I tend to think of things to say to people before/after I'm with them, I draw a lot of blanks when we're together. It's usually a little easier if I'm with a few people rather than one-on-one.

When a convo goes less than well, I tend to replay it in my head after. Recently, I got frustrated and embarrassed at how boring I was coming across and I couldn't think of much to say, and when the other person said that we could do something next time, I muttered "if there'll be a next time." I absolutely want to meet up again, so why I say things I don't feel is maddening. He hasn't responded to my email, perhaps he isn't as kind or forgiving as I imagined. I'd like to know for sure though ;)
 

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I think I know what you mean, and if so I have to say that I do the same thing. I try not to get into long conversations with people because I have enough trouble with small talk as it is. I feel like if I do engage in an ongoing conversation, I'm just opening up even more opportunities for me to be awkward, at a loss for words, say something thats just plain stupid...
For me, it's kind of like leaving a conversation on a high note. There was an episode of "Seinfeld" about this, though it was more pertaining to George interacting with his boss and/or colleagues rather than generic social situations. Anyway, George decided he was going to start leaving on a "high note" - that is, he would immediately leave after saying something for which he received positive feedback in order to leave the others with a sense of "wanting more". Needless to say, this meant George ended up leaving at some abrupt points in the conversation. So maybe we're all just trying to leave on a high note.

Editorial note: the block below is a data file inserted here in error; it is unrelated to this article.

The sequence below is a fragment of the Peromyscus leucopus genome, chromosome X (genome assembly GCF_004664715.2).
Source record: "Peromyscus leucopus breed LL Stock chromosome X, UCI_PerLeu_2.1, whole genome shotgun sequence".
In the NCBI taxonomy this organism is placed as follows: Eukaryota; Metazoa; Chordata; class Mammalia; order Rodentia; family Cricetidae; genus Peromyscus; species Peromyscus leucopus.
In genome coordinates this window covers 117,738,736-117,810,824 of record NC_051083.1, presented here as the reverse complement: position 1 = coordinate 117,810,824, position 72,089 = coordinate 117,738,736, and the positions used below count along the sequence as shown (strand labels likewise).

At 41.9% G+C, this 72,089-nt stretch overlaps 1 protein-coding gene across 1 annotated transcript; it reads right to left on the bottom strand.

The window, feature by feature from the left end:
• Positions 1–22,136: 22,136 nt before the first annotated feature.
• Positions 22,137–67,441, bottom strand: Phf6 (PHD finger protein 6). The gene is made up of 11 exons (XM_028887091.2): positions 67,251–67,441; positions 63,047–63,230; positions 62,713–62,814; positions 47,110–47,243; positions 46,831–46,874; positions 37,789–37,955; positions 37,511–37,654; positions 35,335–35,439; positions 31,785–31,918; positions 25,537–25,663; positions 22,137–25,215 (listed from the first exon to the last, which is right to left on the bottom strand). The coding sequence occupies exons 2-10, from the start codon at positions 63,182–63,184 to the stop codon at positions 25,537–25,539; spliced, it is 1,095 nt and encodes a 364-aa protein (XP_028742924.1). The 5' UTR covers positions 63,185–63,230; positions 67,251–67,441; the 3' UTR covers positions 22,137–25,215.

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A ****ing Leper
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461 Posts
I do this all the time. I just kinda.... leave lol.
that's exactly what happens with me 100% of the time. i think it's entirely involuntary. even if there's someone i wouldn't want to give a second of my time to, and we cross paths or whatnot, i'd prefer to put up a "bad faith" facade, and tie things up neatly in catering to the ego. although i'm a neurotic misanthrope, shouldn't i have enough spare focus and self control to figure out how to improve my interaction in the most routine instances? i really can't remember a time when i didn't do this (family too), therefore, it must be terminal inauthenticity of the self.

...ended up leaving at some abrupt points in the conversation. So maybe we're all just trying to leave on a high note.
in my case, this sentiment is a distant abstraction. the whole conversation, chat, pass-by acknowledgment, body language from 600 yards away, and retreat is an anticipation act of complete fear and loathing; ridden with a caustic, false front ADHD override, moonlighting extensively for the less motivated GAD. throughout each act there are multitudes of awkward moments in which i'm primarily trying to predict or elicit an escape clause, causing mass confusion, and ensuring that each incident could only end on a "this never happened" note.